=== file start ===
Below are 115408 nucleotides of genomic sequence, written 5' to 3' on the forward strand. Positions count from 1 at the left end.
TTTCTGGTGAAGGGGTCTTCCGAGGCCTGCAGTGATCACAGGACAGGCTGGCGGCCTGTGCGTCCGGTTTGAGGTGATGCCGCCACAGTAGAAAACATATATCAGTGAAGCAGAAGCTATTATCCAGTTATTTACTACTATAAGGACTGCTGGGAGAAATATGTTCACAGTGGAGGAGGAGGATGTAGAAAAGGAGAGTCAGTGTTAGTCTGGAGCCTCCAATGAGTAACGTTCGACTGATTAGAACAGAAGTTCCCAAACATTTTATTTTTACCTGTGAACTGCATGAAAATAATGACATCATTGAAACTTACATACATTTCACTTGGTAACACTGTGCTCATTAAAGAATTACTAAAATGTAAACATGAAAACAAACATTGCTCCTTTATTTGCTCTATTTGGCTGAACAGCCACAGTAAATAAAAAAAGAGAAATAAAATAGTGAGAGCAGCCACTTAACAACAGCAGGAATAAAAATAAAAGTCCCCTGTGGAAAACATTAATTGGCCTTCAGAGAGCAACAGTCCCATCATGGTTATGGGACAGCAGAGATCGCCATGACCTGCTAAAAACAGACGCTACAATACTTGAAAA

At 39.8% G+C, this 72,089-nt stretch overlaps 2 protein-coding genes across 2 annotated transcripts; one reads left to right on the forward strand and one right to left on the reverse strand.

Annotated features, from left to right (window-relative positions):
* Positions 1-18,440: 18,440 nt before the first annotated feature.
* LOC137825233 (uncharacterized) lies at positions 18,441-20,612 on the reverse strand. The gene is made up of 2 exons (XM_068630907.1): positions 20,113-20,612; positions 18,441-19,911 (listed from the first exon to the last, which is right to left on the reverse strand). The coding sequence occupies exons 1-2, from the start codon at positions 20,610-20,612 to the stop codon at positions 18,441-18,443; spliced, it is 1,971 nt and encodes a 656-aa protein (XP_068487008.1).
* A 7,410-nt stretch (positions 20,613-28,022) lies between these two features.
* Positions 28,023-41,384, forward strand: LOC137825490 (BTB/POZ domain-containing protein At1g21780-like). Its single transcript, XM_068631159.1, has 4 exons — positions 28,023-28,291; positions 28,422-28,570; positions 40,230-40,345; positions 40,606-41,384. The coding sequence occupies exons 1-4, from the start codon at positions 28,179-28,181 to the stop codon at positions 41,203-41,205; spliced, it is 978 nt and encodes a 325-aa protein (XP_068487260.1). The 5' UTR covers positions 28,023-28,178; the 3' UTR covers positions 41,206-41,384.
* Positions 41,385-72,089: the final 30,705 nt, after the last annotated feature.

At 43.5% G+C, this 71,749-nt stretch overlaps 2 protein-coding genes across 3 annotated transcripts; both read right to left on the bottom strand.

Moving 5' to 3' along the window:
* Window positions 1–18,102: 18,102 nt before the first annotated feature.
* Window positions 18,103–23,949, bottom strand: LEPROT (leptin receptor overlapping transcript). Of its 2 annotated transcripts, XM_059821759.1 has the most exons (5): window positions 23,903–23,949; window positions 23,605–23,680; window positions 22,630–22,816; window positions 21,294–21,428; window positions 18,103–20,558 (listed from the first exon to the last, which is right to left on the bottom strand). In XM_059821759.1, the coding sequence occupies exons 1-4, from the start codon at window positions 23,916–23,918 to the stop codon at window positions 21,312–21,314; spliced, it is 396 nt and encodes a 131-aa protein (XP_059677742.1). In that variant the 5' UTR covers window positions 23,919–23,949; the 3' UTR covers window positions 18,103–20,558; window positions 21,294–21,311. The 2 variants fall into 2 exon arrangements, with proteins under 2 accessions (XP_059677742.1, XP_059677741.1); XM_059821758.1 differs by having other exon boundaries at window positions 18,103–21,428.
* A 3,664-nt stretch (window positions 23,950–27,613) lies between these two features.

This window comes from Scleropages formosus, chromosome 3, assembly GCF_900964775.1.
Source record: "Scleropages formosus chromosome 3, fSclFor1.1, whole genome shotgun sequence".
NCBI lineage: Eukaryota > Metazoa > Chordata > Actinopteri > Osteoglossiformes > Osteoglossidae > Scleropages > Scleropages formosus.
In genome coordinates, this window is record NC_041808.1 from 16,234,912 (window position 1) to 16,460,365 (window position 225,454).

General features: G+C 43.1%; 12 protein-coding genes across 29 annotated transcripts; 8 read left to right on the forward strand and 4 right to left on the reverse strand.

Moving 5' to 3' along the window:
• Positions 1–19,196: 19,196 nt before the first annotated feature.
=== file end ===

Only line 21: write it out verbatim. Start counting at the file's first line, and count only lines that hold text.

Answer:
• Positions 1–19,196: 19,196 nt before the first annotated feature.